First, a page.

They are not thousands, they are millions, and among those millions you could find your mother, your grand-mother, your best friend’s daughter, the next-door neighbor, or, without going very far, the love of our life.
Bolivia is one of the countries with the highest rate of femicide per capita in the world. Two out of each 100,000 women is assassinated in Bolivia. Many complaints do not make it to court, due the high cost of the process, but, when the guilty party is brought to court, the process and the sentence can be delayed for more than 15 years.
The elimination of femicide requires the deconstruction and eradication of patriarchal structures and models. The most curious thing of all this is that few men and women are truly willing to relinquish these prejudices. In many places around the world women still do not have the right to have rights, and the word justice still has a strange connotation for too many of them.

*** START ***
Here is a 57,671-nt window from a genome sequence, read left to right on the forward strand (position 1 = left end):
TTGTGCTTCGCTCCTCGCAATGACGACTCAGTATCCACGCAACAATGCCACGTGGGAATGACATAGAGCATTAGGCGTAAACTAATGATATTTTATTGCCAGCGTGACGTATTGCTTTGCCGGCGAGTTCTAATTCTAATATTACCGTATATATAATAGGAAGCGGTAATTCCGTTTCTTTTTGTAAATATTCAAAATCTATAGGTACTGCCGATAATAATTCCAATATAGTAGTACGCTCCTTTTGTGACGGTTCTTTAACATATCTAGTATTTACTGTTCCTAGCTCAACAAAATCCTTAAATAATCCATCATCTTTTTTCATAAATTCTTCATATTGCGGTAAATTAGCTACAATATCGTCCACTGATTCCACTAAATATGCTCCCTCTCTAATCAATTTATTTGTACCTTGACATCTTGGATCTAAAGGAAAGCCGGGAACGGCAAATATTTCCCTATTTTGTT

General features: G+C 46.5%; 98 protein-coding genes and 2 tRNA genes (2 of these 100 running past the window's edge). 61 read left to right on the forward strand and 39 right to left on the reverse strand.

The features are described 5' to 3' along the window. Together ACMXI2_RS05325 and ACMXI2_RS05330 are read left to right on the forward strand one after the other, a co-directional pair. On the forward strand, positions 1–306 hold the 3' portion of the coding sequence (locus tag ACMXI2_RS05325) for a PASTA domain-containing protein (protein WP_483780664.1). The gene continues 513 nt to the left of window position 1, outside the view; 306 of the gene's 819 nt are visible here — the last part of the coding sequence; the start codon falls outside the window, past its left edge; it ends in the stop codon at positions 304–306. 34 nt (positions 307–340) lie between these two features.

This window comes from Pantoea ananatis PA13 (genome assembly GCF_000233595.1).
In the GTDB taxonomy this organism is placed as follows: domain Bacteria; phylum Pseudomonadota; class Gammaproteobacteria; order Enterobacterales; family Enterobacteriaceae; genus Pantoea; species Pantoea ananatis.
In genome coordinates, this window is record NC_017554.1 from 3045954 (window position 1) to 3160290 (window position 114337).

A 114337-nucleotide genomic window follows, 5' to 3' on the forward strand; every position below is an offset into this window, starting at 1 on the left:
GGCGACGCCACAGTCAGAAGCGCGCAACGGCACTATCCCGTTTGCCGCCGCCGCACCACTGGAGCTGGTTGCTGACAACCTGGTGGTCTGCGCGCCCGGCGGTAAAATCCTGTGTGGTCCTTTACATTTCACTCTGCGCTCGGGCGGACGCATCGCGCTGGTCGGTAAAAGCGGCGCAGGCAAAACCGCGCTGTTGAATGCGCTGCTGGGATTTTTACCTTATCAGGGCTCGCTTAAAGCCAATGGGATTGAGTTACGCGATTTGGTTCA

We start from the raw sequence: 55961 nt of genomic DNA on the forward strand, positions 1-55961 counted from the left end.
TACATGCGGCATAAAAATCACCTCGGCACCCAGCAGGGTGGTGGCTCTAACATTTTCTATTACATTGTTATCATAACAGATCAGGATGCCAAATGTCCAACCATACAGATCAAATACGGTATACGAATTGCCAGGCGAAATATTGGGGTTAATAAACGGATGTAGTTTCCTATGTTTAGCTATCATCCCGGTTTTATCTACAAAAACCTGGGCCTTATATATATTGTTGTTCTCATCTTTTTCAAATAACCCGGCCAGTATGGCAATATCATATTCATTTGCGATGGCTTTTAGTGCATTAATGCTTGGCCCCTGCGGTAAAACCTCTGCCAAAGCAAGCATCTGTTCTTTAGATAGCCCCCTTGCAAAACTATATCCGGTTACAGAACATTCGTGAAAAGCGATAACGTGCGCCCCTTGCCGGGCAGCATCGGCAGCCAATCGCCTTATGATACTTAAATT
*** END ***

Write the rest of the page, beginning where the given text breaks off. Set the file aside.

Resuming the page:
In different locations of the world, cinema has been and will continue to be a tool in the fight for justice and vindication that accompanies historical process in each society. In collaboration with the Observatorio de Género para la Exigibilidad de los Derechos de la Mujer and Feminismo Comunitario in Bolivia, the short film Before We Are Forgotten (Antes de que nos olviden) wishes to become a platform to open spaces of dialogue around femicide and the delay of justice.
The relevance and respect for women’s rights should not belong only to women; instead, it should be a common cause to all men and women.